ACIM Reading & Workbook Lesson for October 27

ACIM Reading for October 27

Manual for Teachers

24. Is Reincarnation So?

In the ultimate sense, reincarnation is impossible. There is no past or future, and the idea of birth into a body has no meaning either once or many times. Reincarnation cannot, then, be true in any real sense. Our only question should be, “Is the concept helpful?” And that depends, of course, on what it is used for. If it is used to strengthen the recognition of the eternal nature of life, it is helpful indeed. Is any other question about it really useful in lighting up the way? Like many other beliefs, it can be bitterly misused. At least, such misuse offers preoccupation and perhaps pride in the past. At worst, it induces inertia in the present. In between, many kinds of folly are possible.

Reincarnation would not, under any circumstances, be the problem to be dealt with now. If it were responsible for some of the difficulties the individual faces now, his task would still be only to escape from them now. If he is laying the groundwork for a future life, he can still work out his salvation only now. To some, there may be comfort in the concept, and if it heartens them its value is self-evident. It is certain, however, that the way to salvation can be found by those who believe in reincarnation and by those who do not. The idea cannot, therefore, be regarded as essential to the curriculum. There is always some risk in seeing the present in terms of the past. There is always some good in any thought which strengthens the idea that life and the body are not the same.

For our purposes, it would not be helpful to take any definite stand on reincarnation. A teacher of God should be as helpful to those who believe in it as to those who do not. If a definite stand were required of him, it would merely limit his usefulness, as well as his own decision making. Our course is not concerned with any concept that is not acceptable to anyone, regardless of his formal beliefs. His ego will be enough for him to cope with, and it is not the part of wisdom to add sectarian controversies to his burdens. Nor would there be an advantage in his premature acceptance of the course merely because it advocates a long-held belief of his own.

It cannot be too strongly emphasized that this course aims at a complete reversal of thought. When this is finally accomplished, issues such as the validity of reincarnation become meaningless. Until then, they are likely to be merely controversial. The teacher of God is, therefore, wise to step away from all such questions, for he has much to teach and learn apart from them. He should both learn and teach that theoretical issues but waste time, draining it away from its appointed purpose. If there are aspects to any concept or belief that will be helpful, he will be told about it. He will also be told how to use it. What more need he know?

Does this mean that the teacher of God should not believe in reincarnation himself, or discuss it with others who do? The answer is, certainly not! If he does believe in reincarnation, it would be a mistake for him to renounce the belief unless his internal Teacher so advised. And this is most unlikely. He might be advised that he is misusing the belief in some way that is detrimental to his pupil’s advance or his own. Reinterpretation would then be recommended, because it is necessary. All that must be recognized, however, is that birth was not the beginning, and death is not the end. Yet even this much is not required of the beginner. He need merely accept the idea that what he knows is not necessarily all there is to learn. His journey has begun.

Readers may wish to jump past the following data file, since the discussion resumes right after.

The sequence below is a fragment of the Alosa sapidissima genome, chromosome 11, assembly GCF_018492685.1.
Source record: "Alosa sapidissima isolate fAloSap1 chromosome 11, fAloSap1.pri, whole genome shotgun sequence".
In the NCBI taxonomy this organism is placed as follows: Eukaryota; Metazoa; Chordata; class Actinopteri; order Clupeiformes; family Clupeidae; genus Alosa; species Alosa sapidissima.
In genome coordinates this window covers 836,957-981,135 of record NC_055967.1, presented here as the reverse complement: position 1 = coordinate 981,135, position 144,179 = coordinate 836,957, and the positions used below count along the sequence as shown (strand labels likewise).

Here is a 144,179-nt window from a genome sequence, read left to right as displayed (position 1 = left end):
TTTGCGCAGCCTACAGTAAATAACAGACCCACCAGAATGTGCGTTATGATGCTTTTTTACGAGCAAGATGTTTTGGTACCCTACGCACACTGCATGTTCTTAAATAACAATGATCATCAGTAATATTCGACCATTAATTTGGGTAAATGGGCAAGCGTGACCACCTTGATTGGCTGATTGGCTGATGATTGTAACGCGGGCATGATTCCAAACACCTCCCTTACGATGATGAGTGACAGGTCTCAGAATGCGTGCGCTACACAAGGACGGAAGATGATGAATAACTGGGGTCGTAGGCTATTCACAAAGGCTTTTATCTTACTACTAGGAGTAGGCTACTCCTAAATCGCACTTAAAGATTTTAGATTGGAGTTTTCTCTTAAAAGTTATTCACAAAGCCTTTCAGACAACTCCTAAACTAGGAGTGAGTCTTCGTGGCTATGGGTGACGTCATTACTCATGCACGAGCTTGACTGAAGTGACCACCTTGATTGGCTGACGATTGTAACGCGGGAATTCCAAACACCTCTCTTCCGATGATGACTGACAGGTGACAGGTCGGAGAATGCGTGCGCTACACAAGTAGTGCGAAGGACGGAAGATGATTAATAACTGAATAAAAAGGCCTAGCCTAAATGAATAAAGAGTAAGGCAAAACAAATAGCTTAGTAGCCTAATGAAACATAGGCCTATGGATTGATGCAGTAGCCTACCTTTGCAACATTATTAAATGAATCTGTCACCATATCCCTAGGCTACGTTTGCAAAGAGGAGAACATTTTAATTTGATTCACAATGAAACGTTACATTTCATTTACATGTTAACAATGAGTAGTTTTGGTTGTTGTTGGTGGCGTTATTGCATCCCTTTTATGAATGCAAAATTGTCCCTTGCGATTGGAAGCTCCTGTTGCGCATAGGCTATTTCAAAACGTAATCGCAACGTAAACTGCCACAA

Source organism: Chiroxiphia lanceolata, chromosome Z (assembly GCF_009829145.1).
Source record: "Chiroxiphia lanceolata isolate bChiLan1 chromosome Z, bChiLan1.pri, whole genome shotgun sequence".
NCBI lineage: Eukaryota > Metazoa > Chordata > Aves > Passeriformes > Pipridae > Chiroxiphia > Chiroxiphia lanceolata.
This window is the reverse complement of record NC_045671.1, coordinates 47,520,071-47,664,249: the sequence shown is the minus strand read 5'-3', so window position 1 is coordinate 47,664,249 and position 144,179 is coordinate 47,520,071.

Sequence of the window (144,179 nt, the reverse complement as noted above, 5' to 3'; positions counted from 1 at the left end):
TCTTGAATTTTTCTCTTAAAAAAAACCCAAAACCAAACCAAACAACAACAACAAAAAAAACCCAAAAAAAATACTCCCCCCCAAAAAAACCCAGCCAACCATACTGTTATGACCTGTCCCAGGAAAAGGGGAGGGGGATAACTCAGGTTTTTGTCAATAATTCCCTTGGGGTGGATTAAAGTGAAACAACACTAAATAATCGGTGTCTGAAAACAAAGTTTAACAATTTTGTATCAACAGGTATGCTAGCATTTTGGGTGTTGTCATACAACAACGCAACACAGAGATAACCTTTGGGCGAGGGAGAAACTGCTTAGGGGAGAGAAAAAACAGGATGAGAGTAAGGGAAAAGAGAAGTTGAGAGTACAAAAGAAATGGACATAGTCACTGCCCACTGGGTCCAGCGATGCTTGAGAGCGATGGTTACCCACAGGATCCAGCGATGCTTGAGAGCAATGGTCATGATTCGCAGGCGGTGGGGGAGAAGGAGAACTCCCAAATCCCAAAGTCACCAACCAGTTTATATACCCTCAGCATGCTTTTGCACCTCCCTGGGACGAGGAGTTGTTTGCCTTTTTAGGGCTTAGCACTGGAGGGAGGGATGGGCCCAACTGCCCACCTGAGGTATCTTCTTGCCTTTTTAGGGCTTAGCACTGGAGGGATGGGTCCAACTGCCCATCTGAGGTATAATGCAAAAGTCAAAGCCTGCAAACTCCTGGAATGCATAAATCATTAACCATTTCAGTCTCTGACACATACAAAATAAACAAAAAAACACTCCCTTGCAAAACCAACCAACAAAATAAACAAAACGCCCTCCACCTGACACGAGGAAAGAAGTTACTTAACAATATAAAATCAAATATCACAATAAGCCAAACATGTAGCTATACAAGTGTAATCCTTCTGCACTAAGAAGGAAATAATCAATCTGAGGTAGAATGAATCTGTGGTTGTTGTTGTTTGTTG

The emphasis of this course always remains the same;–it is at this moment that complete salvation is offered you, and it is at this moment that you can accept it. This is still your one responsibility. Atonement might be equated with total escape from the past and total lack of interest in the future. Heaven is here. There is nowhere else. Heaven is now. There is no other time. No teaching that does not lead to this is of concern to God’s teachers. All beliefs will point to this if properly interpreted. In this sense, it can be said that their truth lies in their usefulness. All beliefs that lead to progress should be honored. This is the sole criterion this course requires. No more than this is necessary.

***

ACIM Workbook Lesson for October 27

Lesson 300

Only an instant does this world endure.

This is a thought which can be used to say that death and sorrow are the certain lot of all who come here, for their joys are gone before they are possessed, or even grasped. Yet this is also the idea that lets no false perception keep us in its hold, nor represent more than a passing cloud upon a sky eternally serene. And it is this serenity we seek, unclouded, obvious and sure, today.

We seek Your holy world today. For we, Your loving Sons, have lost our way a while. But we have listened to Your Voice, and learned exactly what to do to be restored to Heaven and our true Identity. And we give thanks today the world endures but for an instant. We would go beyond that tiny instant to eternity.

***

ACIM Q & A for Today

Q #242: I am confused by A Course in Miracles’ use of the word conditions. We are not to ask for help with the “release of fear,” but rather to ask “for help in the conditions that have brought the fear about.” Would you say it’s also appropriate to ask for help in bringing “proper learning conditions” about?…for help in bringing about the conditions for peace?…for help in bringing about the conditions for love?…etc. I assume it’s talking about conditions of mind.